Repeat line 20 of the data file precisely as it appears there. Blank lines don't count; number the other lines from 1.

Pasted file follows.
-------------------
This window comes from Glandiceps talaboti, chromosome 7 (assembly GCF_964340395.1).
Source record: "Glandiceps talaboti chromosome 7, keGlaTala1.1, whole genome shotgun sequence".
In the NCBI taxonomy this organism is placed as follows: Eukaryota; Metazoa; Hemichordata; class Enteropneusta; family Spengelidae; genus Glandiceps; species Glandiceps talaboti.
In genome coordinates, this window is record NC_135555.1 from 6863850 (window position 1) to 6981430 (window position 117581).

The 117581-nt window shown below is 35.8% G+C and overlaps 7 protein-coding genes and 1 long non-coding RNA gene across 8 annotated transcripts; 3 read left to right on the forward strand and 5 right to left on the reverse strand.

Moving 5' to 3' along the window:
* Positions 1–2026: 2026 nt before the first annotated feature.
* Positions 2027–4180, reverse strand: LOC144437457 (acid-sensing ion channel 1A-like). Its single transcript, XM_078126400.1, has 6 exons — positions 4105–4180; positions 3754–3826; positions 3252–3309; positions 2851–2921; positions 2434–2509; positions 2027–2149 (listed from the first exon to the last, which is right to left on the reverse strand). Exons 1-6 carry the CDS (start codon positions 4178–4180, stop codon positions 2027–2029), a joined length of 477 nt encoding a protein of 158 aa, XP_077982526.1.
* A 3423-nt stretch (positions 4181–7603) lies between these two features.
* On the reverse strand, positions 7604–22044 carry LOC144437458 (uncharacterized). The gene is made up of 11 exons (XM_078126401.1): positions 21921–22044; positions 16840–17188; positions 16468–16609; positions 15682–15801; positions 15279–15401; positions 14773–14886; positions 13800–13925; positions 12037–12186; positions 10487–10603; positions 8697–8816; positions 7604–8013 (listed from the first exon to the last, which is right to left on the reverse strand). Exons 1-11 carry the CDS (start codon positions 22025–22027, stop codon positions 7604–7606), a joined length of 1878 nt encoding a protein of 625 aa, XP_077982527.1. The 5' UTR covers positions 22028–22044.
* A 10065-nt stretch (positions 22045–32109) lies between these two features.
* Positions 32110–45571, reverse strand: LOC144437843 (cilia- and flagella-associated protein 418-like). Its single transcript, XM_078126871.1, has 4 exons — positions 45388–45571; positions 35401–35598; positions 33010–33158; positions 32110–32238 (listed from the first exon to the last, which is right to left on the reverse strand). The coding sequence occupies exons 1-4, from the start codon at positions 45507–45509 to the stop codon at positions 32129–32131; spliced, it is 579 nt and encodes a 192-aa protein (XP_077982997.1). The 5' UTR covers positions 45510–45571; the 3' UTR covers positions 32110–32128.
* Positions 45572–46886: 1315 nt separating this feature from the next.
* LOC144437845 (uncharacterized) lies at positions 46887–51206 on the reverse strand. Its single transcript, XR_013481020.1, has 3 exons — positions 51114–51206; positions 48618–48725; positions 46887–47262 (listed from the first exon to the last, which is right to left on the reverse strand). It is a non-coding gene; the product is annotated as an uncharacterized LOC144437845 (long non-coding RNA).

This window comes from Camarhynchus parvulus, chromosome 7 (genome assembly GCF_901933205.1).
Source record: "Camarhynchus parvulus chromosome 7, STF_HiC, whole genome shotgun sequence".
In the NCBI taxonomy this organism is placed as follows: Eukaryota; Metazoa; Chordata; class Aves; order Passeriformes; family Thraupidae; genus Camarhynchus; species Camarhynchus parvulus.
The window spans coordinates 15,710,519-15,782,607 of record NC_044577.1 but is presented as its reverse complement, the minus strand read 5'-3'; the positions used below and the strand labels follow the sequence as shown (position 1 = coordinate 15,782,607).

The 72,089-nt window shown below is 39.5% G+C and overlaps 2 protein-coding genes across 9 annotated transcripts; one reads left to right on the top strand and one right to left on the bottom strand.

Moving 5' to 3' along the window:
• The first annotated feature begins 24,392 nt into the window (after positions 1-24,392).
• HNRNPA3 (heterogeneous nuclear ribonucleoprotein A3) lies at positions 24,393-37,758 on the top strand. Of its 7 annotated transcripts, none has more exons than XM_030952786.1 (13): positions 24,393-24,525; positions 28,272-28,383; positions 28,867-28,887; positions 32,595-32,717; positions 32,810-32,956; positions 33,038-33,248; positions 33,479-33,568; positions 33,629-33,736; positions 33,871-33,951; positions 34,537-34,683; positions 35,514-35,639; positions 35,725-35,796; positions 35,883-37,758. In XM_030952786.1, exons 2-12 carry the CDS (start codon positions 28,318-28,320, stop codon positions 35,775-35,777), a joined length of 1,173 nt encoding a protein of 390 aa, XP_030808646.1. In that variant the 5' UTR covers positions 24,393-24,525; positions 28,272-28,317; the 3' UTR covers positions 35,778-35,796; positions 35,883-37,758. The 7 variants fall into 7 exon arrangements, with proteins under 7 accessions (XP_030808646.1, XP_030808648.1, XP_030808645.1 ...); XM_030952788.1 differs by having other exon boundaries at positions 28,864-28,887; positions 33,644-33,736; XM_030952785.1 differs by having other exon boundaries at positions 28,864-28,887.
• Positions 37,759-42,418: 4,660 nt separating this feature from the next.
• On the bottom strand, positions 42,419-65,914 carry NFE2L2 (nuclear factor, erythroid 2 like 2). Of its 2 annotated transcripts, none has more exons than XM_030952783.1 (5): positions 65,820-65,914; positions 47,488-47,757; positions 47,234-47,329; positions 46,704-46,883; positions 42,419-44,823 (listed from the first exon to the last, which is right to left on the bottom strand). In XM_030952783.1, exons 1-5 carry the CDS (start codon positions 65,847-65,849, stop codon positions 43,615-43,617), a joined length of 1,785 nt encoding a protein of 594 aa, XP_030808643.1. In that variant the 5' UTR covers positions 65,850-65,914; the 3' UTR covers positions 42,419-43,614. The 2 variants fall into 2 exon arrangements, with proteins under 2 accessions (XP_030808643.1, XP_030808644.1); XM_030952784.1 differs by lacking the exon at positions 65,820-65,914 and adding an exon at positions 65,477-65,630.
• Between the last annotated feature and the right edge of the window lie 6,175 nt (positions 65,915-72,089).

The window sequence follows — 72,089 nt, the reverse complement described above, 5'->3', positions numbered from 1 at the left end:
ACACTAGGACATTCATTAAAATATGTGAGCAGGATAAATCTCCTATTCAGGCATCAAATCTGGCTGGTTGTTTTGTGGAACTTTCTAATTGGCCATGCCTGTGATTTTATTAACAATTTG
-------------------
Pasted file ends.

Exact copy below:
Moving 5' to 3' along the window: